ENCINITAS — Sometimes, bigger isn’t always better.
This is what the Encinitas City Council decided Aug. 23 about its youth commission, a group whose membership rolls the council raised just three years ago.
The council voted to scale back the group’s future size from a maximum 20 members to 11 members based on city staff’s recommendation that the large group wasn’t functioning as efficiently as it could.
Staff’s recommendation was one of several aimed at reforming the group, which had failed over the past three years to deliver its annual project, the signature task for the group composed of middle school and high school students across the city.
Staff also recommended — and the council approved — that the city encourage participation from a wider range of schools, require the members to commit to five hours of commission work per month and eliminate the annual project in favor of having the commission contribute to the city’s strategic plan initiatives.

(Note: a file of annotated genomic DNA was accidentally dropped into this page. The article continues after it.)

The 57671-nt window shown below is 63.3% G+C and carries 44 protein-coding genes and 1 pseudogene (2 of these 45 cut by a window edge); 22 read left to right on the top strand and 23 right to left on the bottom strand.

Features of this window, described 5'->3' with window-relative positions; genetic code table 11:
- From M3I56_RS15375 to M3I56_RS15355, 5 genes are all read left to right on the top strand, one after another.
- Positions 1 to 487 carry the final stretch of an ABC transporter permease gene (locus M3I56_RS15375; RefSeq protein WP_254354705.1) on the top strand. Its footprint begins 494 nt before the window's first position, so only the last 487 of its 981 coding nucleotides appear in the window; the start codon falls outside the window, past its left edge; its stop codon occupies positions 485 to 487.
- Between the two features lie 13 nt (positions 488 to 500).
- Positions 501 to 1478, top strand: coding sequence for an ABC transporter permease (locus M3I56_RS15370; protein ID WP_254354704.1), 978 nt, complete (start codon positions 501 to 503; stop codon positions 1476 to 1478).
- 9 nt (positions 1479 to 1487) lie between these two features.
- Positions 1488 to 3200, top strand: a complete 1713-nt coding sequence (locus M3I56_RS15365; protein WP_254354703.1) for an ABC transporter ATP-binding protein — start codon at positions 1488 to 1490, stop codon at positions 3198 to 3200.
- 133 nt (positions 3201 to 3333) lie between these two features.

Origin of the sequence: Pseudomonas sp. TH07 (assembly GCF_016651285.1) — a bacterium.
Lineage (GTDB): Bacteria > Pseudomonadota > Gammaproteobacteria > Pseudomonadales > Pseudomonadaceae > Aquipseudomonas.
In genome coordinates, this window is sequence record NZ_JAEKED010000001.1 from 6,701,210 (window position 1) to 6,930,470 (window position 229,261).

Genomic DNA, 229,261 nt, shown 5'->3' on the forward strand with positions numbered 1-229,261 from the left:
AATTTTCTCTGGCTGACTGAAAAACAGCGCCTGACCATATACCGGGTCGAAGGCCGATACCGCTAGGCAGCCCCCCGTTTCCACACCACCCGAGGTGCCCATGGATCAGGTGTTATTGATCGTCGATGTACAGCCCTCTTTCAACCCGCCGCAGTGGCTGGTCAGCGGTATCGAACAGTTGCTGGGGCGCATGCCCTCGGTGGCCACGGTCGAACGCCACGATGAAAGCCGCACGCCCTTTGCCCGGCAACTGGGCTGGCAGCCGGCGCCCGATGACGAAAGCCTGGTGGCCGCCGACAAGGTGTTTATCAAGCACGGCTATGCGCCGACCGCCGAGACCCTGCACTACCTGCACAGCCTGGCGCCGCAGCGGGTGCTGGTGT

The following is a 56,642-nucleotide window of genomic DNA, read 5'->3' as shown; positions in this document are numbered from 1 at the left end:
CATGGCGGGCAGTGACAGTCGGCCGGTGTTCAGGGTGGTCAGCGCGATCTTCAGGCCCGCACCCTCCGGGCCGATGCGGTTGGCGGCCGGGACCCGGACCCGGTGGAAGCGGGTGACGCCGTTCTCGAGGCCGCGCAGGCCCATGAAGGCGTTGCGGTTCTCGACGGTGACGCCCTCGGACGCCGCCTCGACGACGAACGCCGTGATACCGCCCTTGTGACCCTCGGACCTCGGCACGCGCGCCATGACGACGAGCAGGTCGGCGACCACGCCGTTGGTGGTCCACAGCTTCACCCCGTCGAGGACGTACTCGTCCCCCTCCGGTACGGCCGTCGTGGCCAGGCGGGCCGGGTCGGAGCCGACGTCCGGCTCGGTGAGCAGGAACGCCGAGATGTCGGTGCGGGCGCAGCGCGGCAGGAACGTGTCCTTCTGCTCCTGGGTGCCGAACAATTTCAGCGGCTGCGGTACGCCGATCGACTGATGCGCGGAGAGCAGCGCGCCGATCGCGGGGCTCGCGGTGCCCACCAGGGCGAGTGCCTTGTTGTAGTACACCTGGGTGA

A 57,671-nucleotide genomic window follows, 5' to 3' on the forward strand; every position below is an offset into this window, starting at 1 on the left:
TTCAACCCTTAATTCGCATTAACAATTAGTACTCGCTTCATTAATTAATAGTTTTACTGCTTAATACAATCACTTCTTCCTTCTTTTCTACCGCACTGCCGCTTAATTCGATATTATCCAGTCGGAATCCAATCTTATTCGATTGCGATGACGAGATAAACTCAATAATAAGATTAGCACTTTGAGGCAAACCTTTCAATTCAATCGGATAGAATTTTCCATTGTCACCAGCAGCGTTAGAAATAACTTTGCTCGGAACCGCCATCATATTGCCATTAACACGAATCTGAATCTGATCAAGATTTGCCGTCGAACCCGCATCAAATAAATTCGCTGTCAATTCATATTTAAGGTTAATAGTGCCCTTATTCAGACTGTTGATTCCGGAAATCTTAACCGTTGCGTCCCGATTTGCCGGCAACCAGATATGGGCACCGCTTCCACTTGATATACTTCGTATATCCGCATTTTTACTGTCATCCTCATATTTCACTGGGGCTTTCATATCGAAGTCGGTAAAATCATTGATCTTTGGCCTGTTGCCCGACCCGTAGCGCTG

“Staff’s opinion is that we will have a more workable commission” with fewer members, Councilwoman Tasha Boerner Horvath said.
Mark Muir voted against the proposal. In 2014, Muir and the previous council — which included current Councilman Tony Kranz — unanimously voted to accept all 14 applicants to the commission because they did not want to turn away any of the youth.
Since then, the commission has had 14, 10, 17 and 12 members.
City staff surveyed several cities and found that most cities around Encinitas’ size had no more than 15 members on their youth panels.
Muir, however, argued that having fewer members decreased the likelihood of diversifying the board.
“If you want to increase diversification, you don’t limit the number of participants,” Muir said.